The certificate now gets validated, but the validation fails, since the root certificate is probably not known on your machine (while most browser come built-in with the root certificate). So you either make the certificate known to your machine (and all your ZNC users) or your put the root cert into your znc.pem file like the following:
 
  
# <code>cd ~/.znc/</code>
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== CA-specific application of the general advice above ==
# <code>wget https://www.startssl.com/certs/sub.class1.server.ca.pem -O startssl.com.root.pem</code>
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:Why this section is even needed?... --[[User:DarthGandalf|DarthGandalf]] ([[User talk:DarthGandalf|talk]]) 09:11, 4 December 2015 (UTC)
# <code>cat startssl.com.root.pem >> znc.pem</code>
 
  
It seems the order in your znc.pem must be "key", "own cert" and "root cert". If you get connection errors, make sure you done it right. You can test your certificate without connecting to znc with the following command:
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=== PositiveSSL ===
  
<code>openssl s_client -showcerts -connect domain.tld:6667</code>
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This is how I ([[User:Wayne_Arthurton|Wayne_Arthurton]]) created a Positive SSL certificate for znc.
Change the domain and port to your domain and znc's listening port.
 
 
 
== PositiveSSL ==
 
 
 
This is how I created a Positive SSL certificate for znc.
 
  
 
# <code>openssl req -nodes -newkey rsa:2048 -keyout myserver.key -out server.csr</code>
 
# <code>openssl req -nodes -newkey rsa:2048 -keyout myserver.key -out server.csr</code>
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To use a PositiveSSL, this seemed to be the recipe
 
To use a PositiveSSL, this seemed to be the recipe
 +
 +
=== LetsEncrypt ===
 +
 +
'''Caveat:''' Let's Encrypt does not currently support IP addresses, if you want to use a Let's Encrypt certificate you'll need to be on a (sub-)domain. Additionally, they have a 90-day expiry, so it's a good idea to set up a cron job to reissue a cert every so often (monthly works).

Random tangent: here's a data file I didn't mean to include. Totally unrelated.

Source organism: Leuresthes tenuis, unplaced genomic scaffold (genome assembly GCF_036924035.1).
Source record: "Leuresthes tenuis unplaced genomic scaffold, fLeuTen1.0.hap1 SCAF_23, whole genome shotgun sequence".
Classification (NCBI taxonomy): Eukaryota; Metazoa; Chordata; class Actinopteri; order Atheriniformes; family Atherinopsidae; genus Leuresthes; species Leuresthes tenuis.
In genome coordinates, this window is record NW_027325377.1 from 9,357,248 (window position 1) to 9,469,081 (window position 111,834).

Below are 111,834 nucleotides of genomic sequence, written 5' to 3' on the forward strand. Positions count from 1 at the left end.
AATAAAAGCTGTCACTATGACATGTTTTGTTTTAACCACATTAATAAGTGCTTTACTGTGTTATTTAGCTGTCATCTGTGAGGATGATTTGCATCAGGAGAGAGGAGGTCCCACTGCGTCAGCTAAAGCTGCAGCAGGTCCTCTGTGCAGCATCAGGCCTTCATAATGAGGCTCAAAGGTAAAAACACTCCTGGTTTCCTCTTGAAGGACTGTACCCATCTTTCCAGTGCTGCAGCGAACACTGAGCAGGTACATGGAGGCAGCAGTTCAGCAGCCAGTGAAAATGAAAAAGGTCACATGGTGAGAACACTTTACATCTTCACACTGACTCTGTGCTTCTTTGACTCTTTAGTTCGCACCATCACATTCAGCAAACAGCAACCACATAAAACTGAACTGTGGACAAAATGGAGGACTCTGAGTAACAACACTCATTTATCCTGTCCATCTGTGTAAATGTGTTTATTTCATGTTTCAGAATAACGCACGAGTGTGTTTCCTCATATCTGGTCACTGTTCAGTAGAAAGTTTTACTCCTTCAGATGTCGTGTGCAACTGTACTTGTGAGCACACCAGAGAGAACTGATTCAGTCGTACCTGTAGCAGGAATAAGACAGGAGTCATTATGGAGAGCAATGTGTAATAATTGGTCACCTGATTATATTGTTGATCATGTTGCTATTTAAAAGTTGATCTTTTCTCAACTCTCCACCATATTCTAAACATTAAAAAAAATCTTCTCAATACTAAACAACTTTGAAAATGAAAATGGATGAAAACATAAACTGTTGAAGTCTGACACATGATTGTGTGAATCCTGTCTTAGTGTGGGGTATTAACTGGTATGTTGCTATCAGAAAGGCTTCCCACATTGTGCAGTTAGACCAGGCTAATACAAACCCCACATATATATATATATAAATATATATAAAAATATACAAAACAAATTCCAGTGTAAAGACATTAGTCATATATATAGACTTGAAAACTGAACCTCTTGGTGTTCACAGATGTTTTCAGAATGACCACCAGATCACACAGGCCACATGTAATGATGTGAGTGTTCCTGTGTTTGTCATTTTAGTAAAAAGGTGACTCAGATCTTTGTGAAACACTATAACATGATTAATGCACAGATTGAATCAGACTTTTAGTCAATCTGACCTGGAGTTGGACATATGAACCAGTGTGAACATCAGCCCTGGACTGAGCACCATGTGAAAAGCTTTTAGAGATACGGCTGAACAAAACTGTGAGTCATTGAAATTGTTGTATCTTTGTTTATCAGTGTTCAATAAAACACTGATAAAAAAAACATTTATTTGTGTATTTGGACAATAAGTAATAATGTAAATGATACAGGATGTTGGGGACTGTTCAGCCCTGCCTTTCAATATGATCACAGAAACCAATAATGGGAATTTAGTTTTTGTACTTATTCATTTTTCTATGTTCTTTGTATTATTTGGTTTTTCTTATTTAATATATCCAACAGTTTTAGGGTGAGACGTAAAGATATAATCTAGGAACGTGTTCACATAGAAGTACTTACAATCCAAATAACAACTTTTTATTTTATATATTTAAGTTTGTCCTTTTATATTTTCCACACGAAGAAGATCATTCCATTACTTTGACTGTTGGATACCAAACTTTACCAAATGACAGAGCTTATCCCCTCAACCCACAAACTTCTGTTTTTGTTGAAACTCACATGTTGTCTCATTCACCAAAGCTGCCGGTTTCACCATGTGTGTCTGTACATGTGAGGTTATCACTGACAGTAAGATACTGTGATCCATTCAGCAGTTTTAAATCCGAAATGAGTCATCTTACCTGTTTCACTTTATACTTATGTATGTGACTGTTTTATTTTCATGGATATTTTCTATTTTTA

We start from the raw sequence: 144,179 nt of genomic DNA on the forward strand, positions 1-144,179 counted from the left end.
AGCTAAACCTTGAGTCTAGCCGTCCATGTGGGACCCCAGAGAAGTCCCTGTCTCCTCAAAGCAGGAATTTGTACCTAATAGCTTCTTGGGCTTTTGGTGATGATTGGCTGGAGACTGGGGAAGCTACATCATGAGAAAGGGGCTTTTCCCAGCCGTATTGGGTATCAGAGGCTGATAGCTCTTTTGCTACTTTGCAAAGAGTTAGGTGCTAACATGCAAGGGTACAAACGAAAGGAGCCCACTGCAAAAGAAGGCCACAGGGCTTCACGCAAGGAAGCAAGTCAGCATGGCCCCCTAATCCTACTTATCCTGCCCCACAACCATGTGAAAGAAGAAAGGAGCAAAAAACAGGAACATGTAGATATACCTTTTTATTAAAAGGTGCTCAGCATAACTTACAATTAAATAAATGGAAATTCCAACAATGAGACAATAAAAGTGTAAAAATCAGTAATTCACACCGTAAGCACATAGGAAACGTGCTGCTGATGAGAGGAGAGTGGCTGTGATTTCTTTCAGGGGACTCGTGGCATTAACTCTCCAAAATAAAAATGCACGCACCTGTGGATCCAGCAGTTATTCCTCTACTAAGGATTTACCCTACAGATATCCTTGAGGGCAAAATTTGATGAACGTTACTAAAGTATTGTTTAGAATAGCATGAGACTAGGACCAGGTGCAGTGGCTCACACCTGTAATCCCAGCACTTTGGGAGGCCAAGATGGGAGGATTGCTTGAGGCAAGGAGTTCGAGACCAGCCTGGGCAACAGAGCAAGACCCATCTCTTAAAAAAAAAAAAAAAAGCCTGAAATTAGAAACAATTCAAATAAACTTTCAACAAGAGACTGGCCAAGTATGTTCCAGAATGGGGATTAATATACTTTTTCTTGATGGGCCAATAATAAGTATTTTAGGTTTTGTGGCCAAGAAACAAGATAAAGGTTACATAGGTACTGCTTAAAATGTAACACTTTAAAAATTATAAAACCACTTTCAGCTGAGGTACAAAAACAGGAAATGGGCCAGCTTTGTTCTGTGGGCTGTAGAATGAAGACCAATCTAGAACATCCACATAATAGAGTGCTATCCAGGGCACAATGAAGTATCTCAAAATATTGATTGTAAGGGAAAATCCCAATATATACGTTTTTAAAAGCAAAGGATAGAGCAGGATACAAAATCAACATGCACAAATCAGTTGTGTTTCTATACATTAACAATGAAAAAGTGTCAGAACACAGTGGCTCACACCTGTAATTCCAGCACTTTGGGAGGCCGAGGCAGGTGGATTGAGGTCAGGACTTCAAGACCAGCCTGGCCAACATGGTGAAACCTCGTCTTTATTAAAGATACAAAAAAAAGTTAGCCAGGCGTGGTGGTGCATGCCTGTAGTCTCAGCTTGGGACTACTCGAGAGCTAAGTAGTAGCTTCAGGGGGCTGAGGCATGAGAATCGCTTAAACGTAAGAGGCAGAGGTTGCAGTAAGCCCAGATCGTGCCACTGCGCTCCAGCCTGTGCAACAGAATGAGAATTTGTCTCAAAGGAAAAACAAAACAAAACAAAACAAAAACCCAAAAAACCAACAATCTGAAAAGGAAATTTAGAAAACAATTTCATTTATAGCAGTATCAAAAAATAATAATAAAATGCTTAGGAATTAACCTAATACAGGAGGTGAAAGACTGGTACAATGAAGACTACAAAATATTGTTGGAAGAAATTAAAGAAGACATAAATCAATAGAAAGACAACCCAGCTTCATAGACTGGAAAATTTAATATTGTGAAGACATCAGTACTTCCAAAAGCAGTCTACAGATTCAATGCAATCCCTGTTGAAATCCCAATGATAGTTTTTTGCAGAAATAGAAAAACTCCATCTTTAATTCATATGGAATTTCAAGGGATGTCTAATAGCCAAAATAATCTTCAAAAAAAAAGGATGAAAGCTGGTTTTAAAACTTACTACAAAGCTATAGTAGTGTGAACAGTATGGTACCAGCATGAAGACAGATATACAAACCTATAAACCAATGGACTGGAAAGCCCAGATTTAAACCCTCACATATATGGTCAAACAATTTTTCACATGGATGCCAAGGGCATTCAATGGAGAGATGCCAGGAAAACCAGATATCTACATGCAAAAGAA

+
 +
==== Official Client ====
 +
 +
If you're using the official Let's Encrypt client, assuming you have your certificate in ''/etc/letsencrypt/live/example.org/'', here is how you can make a ''znc.pem'' from it (concatenate the 3 files together):
 +
 +
cat /etc/letsencrypt/live/example.org/{privkey,cert,chain}.pem > znc.pem
 +
 +
You need to repeat this every time you obtain a new certificate.
 +
 +
==== Caddy ====
 +
 +
[https://caddyserver.com/ Caddy] is a web server (alike Apache or nginx) with automatic HTTPS through LetsEncrypt.
 +
The certificate files generated through Caddy can be used for ZNC, although they have to be concatenated just like with the official client.
 +
 +
Here's how you can make a ''znc.pem'' from them:
 +
 +
cat /etc/ssl/caddy/.caddy/acme/acme-v01.api.letsencrypt/sites/example.org/example.org.{key,crt} > /var/lib/znc/znc.pem
 +
 +
Just like with the official client, you will need to repeat this every time Caddy obtains a new certificate.
 +
This can be automated to copy every month using a cronjob, like so:
 +
 +
0 0 1 * * cat /etc/ssl/caddy/.caddy/acme/acme-v01.api.letsencrypt/sites/example.org/example.org.{key,crt} > /var/lib/znc/znc.pem
 +
 +
==== Alternative Setup ====
 +
 +
This is a very quick install using a small, dependency-free, auditable python script: [https://github.com/diafygi/acme-tiny acme-tiny]. I recommend working in a separate directory, and then moving/symlinking the final cert into the config file afterward.